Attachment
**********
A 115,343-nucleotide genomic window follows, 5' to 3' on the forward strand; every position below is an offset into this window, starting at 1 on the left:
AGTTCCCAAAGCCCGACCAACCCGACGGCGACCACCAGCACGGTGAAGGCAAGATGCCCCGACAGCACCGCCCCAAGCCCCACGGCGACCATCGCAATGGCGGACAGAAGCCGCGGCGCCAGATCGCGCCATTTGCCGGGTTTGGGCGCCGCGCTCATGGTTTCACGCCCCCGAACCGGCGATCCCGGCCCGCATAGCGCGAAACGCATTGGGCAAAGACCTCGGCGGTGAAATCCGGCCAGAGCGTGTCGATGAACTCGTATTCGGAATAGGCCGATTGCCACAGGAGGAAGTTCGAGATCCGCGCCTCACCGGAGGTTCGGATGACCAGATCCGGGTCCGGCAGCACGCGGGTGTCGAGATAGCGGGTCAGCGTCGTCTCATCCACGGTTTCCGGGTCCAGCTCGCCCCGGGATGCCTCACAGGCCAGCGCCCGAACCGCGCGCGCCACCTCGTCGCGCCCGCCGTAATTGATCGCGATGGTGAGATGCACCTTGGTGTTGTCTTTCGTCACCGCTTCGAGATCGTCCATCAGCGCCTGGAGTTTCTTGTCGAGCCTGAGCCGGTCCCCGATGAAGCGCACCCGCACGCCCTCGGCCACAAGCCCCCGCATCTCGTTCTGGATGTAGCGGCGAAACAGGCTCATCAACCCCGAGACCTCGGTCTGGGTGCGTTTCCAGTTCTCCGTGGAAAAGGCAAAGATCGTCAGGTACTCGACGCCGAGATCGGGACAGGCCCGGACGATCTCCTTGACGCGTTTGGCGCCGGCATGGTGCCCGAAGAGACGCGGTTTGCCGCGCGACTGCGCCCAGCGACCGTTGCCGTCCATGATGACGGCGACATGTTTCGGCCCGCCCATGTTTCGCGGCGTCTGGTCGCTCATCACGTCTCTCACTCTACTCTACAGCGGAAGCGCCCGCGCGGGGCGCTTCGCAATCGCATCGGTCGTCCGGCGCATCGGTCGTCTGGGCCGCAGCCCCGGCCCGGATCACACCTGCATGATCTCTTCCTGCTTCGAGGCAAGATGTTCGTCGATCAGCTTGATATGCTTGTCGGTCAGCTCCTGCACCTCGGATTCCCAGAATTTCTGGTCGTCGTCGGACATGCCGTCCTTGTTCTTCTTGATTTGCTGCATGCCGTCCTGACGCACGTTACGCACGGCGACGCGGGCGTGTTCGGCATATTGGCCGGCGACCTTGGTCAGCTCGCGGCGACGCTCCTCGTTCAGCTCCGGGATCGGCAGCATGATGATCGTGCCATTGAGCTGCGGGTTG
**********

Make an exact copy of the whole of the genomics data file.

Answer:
A 115,343-nucleotide genomic window follows, 5' to 3' on the forward strand; every position below is an offset into this window, starting at 1 on the left:
AGTTCCCAAAGCCCGACCAACCCGACGGCGACCACCAGCACGGTGAAGGCAAGATGCCCCGACAGCACCGCCCCAAGCCCCACGGCGACCATCGCAATGGCGGACAGAAGCCGCGGCGCCAGATCGCGCCATTTGCCGGGTTTGGGCGCCGCGCTCATGGTTTCACGCCCCCGAACCGGCGATCCCGGCCCGCATAGCGCGAAACGCATTGGGCAAAGACCTCGGCGGTGAAATCCGGCCAGAGCGTGTCGATGAACTCGTATTCGGAATAGGCCGATTGCCACAGGAGGAAGTTCGAGATCCGCGCCTCACCGGAGGTTCGGATGACCAGATCCGGGTCCGGCAGCACGCGGGTGTCGAGATAGCGGGTCAGCGTCGTCTCATCCACGGTTTCCGGGTCCAGCTCGCCCCGGGATGCCTCACAGGCCAGCGCCCGAACCGCGCGCGCCACCTCGTCGCGCCCGCCGTAATTGATCGCGATGGTGAGATGCACCTTGGTGTTGTCTTTCGTCACCGCTTCGAGATCGTCCATCAGCGCCTGGAGTTTCTTGTCGAGCCTGAGCCGGTCCCCGATGAAGCGCACCCGCACGCCCTCGGCCACAAGCCCCCGCATCTCGTTCTGGATGTAGCGGCGAAACAGGCTCATCAACCCCGAGACCTCGGTCTGGGTGCGTTTCCAGTTCTCCGTGGAAAAGGCAAAGATCGTCAGGTACTCGACGCCGAGATCGGGACAGGCCCGGACGATCTCCTTGACGCGTTTGGCGCCGGCATGGTGCCCGAAGAGACGCGGTTTGCCGCGCGACTGCGCCCAGCGACCGTTGCCGTCCATGATGACGGCGACATGTTTCGGCCCGCCCATGTTTCGCGGCGTCTGGTCGCTCATCACGTCTCTCACTCTACTCTACAGCGGAAGCGCCCGCGCGGGGCGCTTCGCAATCGCATCGGTCGTCCGGCGCATCGGTCGTCTGGGCCGCAGCCCCGGCCCGGATCACACCTGCATGATCTCTTCCTGCTTCGAGGCAAGATGTTCGTCGATCAGCTTGATATGCTTGTCGGTCAGCTCCTGCACCTCGGATTCCCAGAATTTCTGGTCGTCGTCGGACATGCCGTCCTTGTTCTTCTTGATTTGCTGCATGCCGTCCTGACGCACGTTACGCACGGCGACGCGGGCGTGTTCGGCATATTGGCCGGCGACCTTGGTCAGCTCGCGGCGACGCTCCTCGTTCAGCTCCGGGATCGGCAGCATGATGATCGTGCCATTGAGCTGCGGGTTG